Format: Hardcover
While admiring Professor Tucker's scholarhip, I have defended Raymond Cattell at my blog, IQ & PC, January 2010, against the charge, made expressly by Barry Mehler, that he was a Fascist, let alone Nazi. Rather, I argue Cattell was a race realist (or 'scientific racist' as the left has liked to say) whose view of the world's achievements and problems (especially those, respectively, of Asia and Africa in recent times) has proved singularly percipient. Notably, as Richard Lynn and Phil Rushton have pointed out, the main psychological differences (in intelligence, lawabidingness and sexual restraint) between the big three human races replicate wherever the groups are found. Of course, as Tucker says, Cattell provided the backbone of most of the modern consensus on personality dimensions in differential psychology. Funny if he could have been such a genius about individual differences yet be scorned for his views about human groups? -- Chris Brand (Edinburgh, author of 'The g Factor' 1996/2000).
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9 of 26 people found the following review helpful By Barry Mehler on April 17, 2009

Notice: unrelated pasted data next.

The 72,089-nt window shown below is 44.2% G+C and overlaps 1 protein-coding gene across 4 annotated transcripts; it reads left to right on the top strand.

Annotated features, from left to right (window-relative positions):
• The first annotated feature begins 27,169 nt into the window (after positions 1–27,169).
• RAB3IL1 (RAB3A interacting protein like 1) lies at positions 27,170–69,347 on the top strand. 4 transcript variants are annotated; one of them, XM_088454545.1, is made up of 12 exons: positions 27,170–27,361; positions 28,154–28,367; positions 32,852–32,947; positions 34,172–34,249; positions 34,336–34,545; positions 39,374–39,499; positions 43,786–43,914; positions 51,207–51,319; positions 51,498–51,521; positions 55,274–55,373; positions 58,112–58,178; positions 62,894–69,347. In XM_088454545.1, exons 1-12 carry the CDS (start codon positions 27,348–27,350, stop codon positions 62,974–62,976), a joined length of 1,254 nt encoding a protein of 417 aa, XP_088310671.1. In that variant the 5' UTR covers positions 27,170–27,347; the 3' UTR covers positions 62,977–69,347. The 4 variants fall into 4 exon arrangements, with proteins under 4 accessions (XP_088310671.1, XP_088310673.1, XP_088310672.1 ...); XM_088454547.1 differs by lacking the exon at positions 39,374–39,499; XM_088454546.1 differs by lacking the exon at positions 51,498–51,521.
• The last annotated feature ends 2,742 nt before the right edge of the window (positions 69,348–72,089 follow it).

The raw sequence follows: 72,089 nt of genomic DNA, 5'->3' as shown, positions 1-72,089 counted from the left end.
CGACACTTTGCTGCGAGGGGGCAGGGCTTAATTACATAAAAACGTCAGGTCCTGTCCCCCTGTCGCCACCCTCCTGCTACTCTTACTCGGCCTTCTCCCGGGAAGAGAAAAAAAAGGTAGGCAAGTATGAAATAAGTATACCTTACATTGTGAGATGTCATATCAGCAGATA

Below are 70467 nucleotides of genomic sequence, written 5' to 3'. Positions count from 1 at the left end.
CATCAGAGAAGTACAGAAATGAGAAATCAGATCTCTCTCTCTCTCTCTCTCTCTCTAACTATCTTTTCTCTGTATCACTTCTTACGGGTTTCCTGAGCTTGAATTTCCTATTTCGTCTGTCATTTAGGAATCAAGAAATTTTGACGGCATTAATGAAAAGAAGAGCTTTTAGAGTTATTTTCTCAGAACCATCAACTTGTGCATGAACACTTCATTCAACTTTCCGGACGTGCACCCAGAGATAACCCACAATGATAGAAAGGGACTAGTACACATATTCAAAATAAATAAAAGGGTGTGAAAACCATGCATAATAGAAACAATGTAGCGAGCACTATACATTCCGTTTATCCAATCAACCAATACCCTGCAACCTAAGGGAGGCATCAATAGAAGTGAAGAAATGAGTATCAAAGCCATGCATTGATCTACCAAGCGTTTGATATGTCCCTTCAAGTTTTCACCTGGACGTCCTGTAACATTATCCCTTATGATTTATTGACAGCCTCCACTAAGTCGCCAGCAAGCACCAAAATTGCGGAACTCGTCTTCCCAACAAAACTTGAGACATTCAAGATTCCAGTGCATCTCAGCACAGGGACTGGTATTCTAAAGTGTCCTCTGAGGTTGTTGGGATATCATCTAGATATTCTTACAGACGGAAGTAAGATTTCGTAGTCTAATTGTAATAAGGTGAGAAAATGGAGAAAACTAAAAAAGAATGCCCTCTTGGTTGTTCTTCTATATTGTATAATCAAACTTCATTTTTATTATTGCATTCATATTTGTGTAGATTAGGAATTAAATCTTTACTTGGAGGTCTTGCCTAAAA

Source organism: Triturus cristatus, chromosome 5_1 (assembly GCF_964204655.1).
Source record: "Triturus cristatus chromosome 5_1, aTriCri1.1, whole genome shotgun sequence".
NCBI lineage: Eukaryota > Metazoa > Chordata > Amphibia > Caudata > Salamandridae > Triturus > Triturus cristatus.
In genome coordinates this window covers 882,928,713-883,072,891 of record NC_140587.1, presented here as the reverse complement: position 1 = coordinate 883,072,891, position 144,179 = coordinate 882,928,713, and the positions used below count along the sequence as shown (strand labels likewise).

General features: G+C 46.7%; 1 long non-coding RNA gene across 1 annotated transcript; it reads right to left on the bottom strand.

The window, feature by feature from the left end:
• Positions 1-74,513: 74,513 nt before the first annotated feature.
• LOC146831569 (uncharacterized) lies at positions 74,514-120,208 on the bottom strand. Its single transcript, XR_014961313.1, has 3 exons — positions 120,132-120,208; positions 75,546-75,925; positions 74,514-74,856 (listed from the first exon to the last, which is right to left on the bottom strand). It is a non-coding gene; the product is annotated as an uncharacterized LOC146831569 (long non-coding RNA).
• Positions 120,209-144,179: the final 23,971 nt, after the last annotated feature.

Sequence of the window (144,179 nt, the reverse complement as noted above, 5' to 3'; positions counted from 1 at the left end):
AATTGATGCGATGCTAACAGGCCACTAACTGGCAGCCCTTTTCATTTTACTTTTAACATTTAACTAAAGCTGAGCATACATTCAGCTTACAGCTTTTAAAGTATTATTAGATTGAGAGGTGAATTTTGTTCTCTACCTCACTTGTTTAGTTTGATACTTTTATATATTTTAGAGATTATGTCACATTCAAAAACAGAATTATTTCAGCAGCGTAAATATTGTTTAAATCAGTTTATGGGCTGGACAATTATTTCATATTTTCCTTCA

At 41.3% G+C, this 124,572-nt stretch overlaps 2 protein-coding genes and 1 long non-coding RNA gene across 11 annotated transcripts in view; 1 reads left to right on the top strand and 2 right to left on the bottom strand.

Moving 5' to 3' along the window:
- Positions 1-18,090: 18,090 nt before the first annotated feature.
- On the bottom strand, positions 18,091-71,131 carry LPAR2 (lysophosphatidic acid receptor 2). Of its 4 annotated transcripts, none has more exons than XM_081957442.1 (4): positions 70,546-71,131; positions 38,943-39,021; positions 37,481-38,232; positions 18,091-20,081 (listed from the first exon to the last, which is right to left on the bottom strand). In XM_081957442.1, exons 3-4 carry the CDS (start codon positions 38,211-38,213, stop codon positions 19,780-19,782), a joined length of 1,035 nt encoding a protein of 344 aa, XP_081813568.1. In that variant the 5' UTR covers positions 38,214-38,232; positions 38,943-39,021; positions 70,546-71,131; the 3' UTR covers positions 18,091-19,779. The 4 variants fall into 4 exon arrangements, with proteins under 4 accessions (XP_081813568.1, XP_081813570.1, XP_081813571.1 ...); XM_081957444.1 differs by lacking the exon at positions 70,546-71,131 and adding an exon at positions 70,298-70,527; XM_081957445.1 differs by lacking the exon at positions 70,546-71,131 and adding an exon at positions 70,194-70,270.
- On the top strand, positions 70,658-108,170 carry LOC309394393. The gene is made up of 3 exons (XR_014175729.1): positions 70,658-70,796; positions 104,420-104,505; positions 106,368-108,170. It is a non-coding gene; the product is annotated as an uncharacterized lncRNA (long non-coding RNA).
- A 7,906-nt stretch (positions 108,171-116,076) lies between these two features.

Format: Hardcover
In August 1997, Raymond B. Cattell was denied the highest honor of his career, the American Psychological Associations, Gold Medal Award for Life Achievement. The Cattell Controversy examines the heated debate over the accusations made against Cattell, who Tucker characterizes as one of the "leading academic racists of the twentieth century."

What followed was a year-long controversy over Cattell's views and the appropriateness of honoring a man for his scientific achievements and ignoring his social and political views. The controversy raged across the U.S. and Europe in both academic circles and the popular media, dying down only after Dr. Cattell passed away in February 1998. In this engrossing book, Tucker sets out to examine in detail the historical context of this controversy.

Two facts are incontrovertible: Cattell was a brilliant academic and a major fascist ideologue. Cattell was an early and enthusiastic supporter of German national socialism and formulated his fascist notions as Hitler rose to power in Germany. Despite the revelations of the Holocaust, Cattell continued to argue the case for the elimination of inferior races, coining the term, "genthanasia," in the 1970s to refer to the intentional phasing out of inferior racial, ethnic and national groups. Here was a man whose entire academic career was devoted to the propagation of some of the most destructive ideas of the twentieth century and no one in the academic establishment seemed to notice. Those who were close to him and were familiar with his social thought, either found them unobjectionable or quietly supported them.

It is truly remarkable, the extent to which Cattell's academic career remained untarred by his racist, pro-Nazi politics.